inflate

[in-fleyt]
verb (used with object), in·flat·ed, in·flat·ing.
  1. to distend; swell or puff out; dilate: The king cobra inflates its hood.
  2. to cause to expand or distend with air or gas: to inflate a balloon.
  3. to puff up with pride, satisfaction, etc.
  4. to elate.
  5. Economics. to expand (money, prices, an economy, etc.) unduly in amount, value, or size; affect with inflation.
verb (used without object), in·flat·ed, in·flat·ing.
  1. to become inflated.
  2. to increase, especially suddenly and substantially: The $10 subscription has inflated to $25.

Origin of inflate

1470–80; < Latin inflātus past participle of inflāre to blow on or into, puff out, equivalent to in- in-2 + flā- blow2 + -tus past participle suffix
Related formsin·flat·er, in·fla·tor, nouno·ver·in·flate, verb (used with object), o·ver·in·flat·ed, o·ver·in·flat·ing.re·in·flate, verb, re·in·flat·ed, re·in·flat·ing.

Synonyms for inflate

1. See expand.

Antonyms for inflate

Dictionary.com Unabridged Based on the Random House Unabridged Dictionary, © Random House, Inc. 2018


Examples from the Web for inflates

Contemporary Examples of inflates

  • “It inflates the ego,” which in turn opens up endless opportunity for slights both real and perceived.

    The Daily Beast logo
    John Boehner’s Holiday Party Snub

    Michelle Cottle

    December 5, 2012

  • Also, Kentucky implemented monthly NICS checks on concealed weapons, which inflates its numbers.

  • When Beijing pays for those dollars with renminbi, it inflates its own money supply.

    The Daily Beast logo
    Showdown in Seoul

    Gordon G. Chang

    November 10, 2010

  • This is what inflates our Wonder Bread, giant soft pretzels, and those melon-sized bagels.

    The Daily Beast logo
    The New Star Diet Craze

    Gina Piccalo

    August 1, 2010

Historical Examples of inflates

  • Inflates his chest, puts his hand in his bosom, and strikes an attitude.

  • Takes attitude by door, puts his hand in his breast, and inflates himself.

  • As one inflates an air-cushion, I am now with my person inflating the crocodile.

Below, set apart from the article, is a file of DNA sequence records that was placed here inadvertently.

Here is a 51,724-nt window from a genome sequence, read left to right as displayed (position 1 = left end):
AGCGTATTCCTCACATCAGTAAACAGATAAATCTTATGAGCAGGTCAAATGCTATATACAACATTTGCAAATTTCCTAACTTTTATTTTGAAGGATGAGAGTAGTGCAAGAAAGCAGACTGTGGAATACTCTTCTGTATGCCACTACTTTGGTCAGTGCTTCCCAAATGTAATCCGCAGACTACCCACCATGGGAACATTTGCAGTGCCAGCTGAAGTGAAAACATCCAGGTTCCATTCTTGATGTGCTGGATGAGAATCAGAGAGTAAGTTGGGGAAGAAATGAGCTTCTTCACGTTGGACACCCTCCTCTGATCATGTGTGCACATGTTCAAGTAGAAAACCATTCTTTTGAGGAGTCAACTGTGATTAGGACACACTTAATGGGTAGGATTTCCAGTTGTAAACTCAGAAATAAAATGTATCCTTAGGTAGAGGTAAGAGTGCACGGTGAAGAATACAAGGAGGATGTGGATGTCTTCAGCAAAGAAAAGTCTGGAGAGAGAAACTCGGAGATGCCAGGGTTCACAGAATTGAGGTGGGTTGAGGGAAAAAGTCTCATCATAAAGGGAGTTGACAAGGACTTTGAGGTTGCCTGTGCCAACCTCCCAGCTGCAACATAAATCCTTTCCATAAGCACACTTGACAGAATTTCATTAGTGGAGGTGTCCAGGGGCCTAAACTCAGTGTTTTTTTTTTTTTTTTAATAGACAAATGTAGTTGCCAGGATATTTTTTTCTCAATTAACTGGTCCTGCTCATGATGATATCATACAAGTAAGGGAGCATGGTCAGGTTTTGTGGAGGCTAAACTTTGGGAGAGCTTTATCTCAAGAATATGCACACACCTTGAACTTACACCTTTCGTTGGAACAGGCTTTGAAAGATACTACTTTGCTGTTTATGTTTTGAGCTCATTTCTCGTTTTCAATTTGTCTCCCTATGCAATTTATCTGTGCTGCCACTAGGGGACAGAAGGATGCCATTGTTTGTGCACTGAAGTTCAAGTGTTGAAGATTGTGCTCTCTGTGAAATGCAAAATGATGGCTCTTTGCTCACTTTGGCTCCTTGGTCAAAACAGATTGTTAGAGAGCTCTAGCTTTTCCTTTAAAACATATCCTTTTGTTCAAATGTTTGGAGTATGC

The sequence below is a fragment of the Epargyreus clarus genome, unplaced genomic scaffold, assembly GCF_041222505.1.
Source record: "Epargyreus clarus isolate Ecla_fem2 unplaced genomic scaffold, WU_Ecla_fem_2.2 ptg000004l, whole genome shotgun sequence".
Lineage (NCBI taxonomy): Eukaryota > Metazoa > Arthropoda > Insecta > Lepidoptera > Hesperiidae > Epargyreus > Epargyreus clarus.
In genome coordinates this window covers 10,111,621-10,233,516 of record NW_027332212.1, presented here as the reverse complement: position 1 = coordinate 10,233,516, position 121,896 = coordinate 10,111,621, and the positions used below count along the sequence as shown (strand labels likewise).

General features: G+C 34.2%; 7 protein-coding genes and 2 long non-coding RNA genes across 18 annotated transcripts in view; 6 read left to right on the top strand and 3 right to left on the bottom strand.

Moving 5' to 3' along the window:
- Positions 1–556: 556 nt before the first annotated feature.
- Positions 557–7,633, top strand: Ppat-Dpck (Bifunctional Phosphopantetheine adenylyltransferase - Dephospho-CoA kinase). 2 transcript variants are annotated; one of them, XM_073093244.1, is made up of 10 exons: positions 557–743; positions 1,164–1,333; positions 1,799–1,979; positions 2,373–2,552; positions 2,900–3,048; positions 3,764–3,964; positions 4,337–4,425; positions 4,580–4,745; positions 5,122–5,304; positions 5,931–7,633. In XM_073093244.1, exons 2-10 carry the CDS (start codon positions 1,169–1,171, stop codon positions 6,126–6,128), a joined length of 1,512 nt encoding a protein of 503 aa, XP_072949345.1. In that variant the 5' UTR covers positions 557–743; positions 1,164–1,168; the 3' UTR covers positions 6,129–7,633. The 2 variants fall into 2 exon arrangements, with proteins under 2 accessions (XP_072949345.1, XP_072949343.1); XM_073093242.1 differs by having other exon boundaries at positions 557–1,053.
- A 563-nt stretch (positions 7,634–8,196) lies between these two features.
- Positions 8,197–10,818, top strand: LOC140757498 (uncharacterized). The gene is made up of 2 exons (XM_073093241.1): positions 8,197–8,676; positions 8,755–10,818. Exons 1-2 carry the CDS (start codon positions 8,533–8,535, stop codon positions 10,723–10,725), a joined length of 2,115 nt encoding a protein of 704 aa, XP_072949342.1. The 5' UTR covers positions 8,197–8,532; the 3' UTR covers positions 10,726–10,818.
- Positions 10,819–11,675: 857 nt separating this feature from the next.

Short Stories

    Fiodor Dostoievski

  • Inflates land values so that farming doesn't pay with the already heavy building charges for the dam.

    Still Jim

    Honor Willsie Morrow

  • You may be sure April has really come when this little amphibian creeps out of the mud and inflates its throat.

    A Year in the Fields

    John Burroughs


British Dictionary definitions for inflates

inflate

verb
  1. to expand or cause to expand by filling with gas or airshe needed to inflate the tyres
  2. (tr) to cause to increase excessively; puff up; swellto inflate one's opinion of oneself
  3. (tr) to cause inflation of (prices, money, etc)
  4. (tr) to raise in spirits; elate
  5. (intr) to undergo economic inflation
Derived Formsinflatedly, adverbinflatedness, nouninflater or inflator, noun

Word Origin for inflate

C16: from Latin inflāre to blow into, from flāre to blow
Collins English Dictionary - Complete & Unabridged 2012 Digital Edition © William Collins Sons & Co. Ltd. 1979, 1986 © HarperCollins Publishers 1998, 2000, 2003, 2005, 2006, 2007, 2009, 2012

Word Origin and History for inflates

inflate

v.

early 15c., "cause to swell," from Latin inflatus, past participle of inflare "to blow into, inflate" (see inflation). Economics sense from 1844. In some senses a back-formation from inflation. Related: Inflatable; inflated; inflating.

Online Etymology Dictionary, © 2010 Douglas Harper